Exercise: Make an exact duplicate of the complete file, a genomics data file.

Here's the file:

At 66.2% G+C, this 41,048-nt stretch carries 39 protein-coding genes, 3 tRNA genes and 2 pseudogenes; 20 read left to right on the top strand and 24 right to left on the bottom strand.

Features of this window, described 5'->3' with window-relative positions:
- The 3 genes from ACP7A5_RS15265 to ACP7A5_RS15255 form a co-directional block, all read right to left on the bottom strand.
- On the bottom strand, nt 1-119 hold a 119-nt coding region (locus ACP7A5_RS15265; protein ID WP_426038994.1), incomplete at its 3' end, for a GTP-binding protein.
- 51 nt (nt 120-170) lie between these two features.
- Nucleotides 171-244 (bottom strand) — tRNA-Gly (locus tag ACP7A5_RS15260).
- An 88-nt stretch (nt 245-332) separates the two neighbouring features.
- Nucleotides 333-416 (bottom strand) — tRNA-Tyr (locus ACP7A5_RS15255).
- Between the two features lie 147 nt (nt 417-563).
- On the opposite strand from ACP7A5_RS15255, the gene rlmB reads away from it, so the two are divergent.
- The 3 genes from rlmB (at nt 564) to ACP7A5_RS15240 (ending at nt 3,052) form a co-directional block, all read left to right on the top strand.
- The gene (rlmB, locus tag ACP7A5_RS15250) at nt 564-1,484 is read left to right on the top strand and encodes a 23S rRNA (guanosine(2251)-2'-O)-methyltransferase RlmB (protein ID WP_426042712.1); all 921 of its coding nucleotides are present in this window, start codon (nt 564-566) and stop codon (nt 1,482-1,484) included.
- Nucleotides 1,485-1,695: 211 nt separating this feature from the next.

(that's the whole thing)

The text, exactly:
At 66.2% G+C, this 41,048-nt stretch carries 39 protein-coding genes, 3 tRNA genes and 2 pseudogenes; 20 read left to right on the top strand and 24 right to left on the bottom strand.

Features of this window, described 5'->3' with window-relative positions:
- The 3 genes from ACP7A5_RS15265 to ACP7A5_RS15255 form a co-directional block, all read right to left on the bottom strand.
- On the bottom strand, nt 1-119 hold a 119-nt coding region (locus ACP7A5_RS15265; protein ID WP_426038994.1), incomplete at its 3' end, for a GTP-binding protein.
- 51 nt (nt 120-170) lie between these two features.
- Nucleotides 171-244 (bottom strand) — tRNA-Gly (locus tag ACP7A5_RS15260).
- An 88-nt stretch (nt 245-332) separates the two neighbouring features.
- Nucleotides 333-416 (bottom strand) — tRNA-Tyr (locus ACP7A5_RS15255).
- Between the two features lie 147 nt (nt 417-563).
- On the opposite strand from ACP7A5_RS15255, the gene rlmB reads away from it, so the two are divergent.
- The 3 genes from rlmB (at nt 564) to ACP7A5_RS15240 (ending at nt 3,052) form a co-directional block, all read left to right on the top strand.
- The gene (rlmB, locus tag ACP7A5_RS15250) at nt 564-1,484 is read left to right on the top strand and encodes a 23S rRNA (guanosine(2251)-2'-O)-methyltransferase RlmB (protein ID WP_426042712.1); all 921 of its coding nucleotides are present in this window, start codon (nt 564-566) and stop codon (nt 1,482-1,484) included.
- Nucleotides 1,485-1,695: 211 nt separating this feature from the next.